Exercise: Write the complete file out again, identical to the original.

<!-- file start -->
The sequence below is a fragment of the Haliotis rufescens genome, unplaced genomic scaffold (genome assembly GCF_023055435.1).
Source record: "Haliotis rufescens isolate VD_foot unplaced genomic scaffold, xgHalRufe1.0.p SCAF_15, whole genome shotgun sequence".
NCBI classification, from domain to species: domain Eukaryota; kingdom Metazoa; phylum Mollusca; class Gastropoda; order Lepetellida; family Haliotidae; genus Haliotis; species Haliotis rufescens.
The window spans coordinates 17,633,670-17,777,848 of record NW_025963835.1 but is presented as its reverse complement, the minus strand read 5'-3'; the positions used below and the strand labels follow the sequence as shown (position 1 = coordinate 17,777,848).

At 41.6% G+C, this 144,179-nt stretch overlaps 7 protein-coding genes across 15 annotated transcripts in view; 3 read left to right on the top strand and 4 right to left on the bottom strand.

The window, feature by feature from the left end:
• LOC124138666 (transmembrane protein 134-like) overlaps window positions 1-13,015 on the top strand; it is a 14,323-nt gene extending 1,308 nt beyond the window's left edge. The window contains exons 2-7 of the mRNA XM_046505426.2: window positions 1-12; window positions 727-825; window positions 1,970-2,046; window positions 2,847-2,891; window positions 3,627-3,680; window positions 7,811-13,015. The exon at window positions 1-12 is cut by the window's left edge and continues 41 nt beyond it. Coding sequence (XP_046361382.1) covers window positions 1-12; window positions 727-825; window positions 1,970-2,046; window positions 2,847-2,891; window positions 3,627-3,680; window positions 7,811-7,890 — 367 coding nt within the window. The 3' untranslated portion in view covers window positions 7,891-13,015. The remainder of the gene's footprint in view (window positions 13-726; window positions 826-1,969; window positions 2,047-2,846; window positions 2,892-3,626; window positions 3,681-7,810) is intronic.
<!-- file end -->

The sequence below is a fragment of the Haliotis rufescens genome, unplaced genomic scaffold (genome assembly GCF_023055435.1).
Source record: "Haliotis rufescens isolate VD_foot unplaced genomic scaffold, xgHalRufe1.0.p SCAF_15, whole genome shotgun sequence".
NCBI classification, from domain to species: domain Eukaryota; kingdom Metazoa; phylum Mollusca; class Gastropoda; order Lepetellida; family Haliotidae; genus Haliotis; species Haliotis rufescens.
The window spans coordinates 17,633,670-17,777,848 of record NW_025963835.1 but is presented as its reverse complement, the minus strand read 5'-3'; the positions used below and the strand labels follow the sequence as shown (position 1 = coordinate 17,777,848).

At 41.6% G+C, this 144,179-nt stretch overlaps 7 protein-coding genes across 15 annotated transcripts in view; 3 read left to right on the top strand and 4 right to left on the bottom strand.

The window, feature by feature from the left end:
• LOC124138666 (transmembrane protein 134-like) overlaps window positions 1-13,015 on the top strand; it is a 14,323-nt gene extending 1,308 nt beyond the window's left edge. The window contains exons 2-7 of the mRNA XM_046505426.2: window positions 1-12; window positions 727-825; window positions 1,970-2,046; window positions 2,847-2,891; window positions 3,627-3,680; window positions 7,811-13,015. The exon at window positions 1-12 is cut by the window's left edge and continues 41 nt beyond it. Coding sequence (XP_046361382.1) covers window positions 1-12; window positions 727-825; window positions 1,970-2,046; window positions 2,847-2,891; window positions 3,627-3,680; window positions 7,811-7,890 — 367 coding nt within the window. The 3' untranslated portion in view covers window positions 7,891-13,015. The remainder of the gene's footprint in view (window positions 13-726; window positions 826-1,969; window positions 2,047-2,846; window positions 2,892-3,626; window positions 3,681-7,810) is intronic.